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Last edited by earlwb; Jul 17, 2014 at 03:32 PM. Reason: typo correction
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Old Jul 17, 2014, 04:57 PM
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Small diesel is the way to go !
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Old Jul 17, 2014, 05:08 PM
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Years ago, I used the RC Bee, Dragonfly and QRC engines for RC flying and I had a lot of fun using them too. The RC Bee worked really well on a Airtronics Q-Tee plane too. I used to shoot touch and go's with it and even fly it at night using the Cylume light sticks at the time. The QRC wasn't as good as the fuel tank was too small and the flight times were too short for me.
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Old Jul 18, 2014, 12:17 AM
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Originally Posted by LittleRock View Post
Small diesel is the way to go !
I never used diesel - reading up on it I was intimidated by buying the fuel.
Do you buy it ready-to-go or mix your own?
Cheers
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Old Jul 18, 2014, 06:00 AM
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It seems that the term, 1/2A has lost its meaning among the majority of people. None of the engines mentioned in the original post are 1/2A! http://www.modelaircraft.org/events/...reeflight.aspx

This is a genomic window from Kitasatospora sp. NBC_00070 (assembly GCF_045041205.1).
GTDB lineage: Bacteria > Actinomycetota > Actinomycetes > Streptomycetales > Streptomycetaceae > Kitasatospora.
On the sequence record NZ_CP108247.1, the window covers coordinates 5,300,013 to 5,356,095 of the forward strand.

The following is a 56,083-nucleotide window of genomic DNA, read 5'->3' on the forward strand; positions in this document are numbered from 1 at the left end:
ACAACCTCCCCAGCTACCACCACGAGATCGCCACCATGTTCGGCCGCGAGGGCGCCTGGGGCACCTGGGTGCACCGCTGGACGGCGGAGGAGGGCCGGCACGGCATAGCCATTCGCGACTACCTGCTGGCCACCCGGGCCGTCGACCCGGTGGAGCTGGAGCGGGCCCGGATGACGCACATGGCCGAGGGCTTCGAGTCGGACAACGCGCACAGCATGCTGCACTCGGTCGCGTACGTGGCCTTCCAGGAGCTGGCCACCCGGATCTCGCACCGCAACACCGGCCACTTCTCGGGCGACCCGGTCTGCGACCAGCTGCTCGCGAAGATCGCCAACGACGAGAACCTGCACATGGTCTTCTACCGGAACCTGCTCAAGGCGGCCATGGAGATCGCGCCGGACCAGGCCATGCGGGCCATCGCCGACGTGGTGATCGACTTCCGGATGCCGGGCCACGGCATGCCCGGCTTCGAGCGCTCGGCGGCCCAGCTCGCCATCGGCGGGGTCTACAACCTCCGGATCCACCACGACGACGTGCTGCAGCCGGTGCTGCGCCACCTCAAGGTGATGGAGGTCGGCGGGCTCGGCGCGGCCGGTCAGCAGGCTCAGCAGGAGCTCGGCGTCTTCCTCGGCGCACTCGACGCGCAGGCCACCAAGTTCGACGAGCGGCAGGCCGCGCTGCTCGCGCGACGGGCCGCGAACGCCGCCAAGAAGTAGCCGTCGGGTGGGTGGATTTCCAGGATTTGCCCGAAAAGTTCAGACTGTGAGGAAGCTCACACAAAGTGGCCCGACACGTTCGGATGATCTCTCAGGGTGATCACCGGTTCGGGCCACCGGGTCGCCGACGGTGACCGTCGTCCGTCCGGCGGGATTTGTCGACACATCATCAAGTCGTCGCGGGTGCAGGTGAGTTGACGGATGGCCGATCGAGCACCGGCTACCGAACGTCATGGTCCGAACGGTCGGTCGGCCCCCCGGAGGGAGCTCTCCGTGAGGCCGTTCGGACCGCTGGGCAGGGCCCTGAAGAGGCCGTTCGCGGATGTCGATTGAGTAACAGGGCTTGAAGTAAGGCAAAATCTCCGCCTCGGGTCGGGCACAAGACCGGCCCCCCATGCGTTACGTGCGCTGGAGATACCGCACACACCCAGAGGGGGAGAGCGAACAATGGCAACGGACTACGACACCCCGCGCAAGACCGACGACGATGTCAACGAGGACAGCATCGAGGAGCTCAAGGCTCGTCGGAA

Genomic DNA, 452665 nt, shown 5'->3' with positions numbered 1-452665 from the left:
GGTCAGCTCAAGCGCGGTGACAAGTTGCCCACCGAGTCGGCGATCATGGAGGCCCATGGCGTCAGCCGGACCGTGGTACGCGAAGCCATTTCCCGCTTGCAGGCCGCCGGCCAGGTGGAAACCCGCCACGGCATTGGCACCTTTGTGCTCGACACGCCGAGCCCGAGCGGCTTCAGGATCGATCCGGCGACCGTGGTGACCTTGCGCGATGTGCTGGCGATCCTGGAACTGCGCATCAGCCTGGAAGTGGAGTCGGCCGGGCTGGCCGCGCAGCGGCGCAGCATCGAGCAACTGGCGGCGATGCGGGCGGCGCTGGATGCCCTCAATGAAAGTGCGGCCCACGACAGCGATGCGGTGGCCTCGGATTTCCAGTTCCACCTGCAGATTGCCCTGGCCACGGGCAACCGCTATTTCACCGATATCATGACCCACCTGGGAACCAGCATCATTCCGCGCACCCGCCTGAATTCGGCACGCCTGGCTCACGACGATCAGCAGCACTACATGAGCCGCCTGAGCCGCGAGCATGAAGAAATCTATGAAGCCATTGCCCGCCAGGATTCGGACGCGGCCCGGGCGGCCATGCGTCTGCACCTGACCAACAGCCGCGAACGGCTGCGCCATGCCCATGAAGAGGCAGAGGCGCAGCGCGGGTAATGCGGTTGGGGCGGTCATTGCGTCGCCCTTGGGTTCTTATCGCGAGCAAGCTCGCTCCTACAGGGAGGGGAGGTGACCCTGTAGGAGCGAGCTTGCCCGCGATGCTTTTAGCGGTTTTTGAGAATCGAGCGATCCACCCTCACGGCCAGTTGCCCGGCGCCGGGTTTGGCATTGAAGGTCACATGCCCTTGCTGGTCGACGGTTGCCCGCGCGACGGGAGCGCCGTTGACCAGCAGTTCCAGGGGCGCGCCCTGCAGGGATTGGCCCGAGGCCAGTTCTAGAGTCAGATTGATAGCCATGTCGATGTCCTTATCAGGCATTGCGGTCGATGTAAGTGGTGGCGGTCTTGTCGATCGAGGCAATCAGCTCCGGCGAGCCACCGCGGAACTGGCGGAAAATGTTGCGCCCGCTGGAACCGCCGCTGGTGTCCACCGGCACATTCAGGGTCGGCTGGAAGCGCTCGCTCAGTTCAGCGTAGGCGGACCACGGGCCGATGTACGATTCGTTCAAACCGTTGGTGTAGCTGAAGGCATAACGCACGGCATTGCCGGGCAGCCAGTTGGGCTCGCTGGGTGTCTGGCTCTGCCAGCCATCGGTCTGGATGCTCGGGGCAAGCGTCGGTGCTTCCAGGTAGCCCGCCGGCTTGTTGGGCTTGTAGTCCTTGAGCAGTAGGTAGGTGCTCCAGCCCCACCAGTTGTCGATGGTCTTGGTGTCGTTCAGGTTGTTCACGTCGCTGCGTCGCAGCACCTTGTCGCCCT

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Old Jul 18, 2014, 07:50 AM
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Originally Posted by GeoffinIN View Post
It seems that the term, 1/2A has lost its meaning among the majority of people.
Well, that's an enlightenment - I've seen references while I have been hunting around for used engines that 1/2A referred to any engine up to .15 - not sure where that came from. Thanks for "going to the source" for accurate info on this one.
Cheers- Peter
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Old Jul 18, 2014, 10:54 AM
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Well originally originally we had "A" class competitions that used engines of .051 cubic inch displacement or larger. Later they made the "1/2A" competition class for engines .049 or less in displacement. Cox had the .049 Tee Dee and made the .051 Tee Dee engine so you could bolt on a different engine and use the same plane in 1/2A and A class events.

1/2A was relatively new and was .000 to .049 dispplacement engines.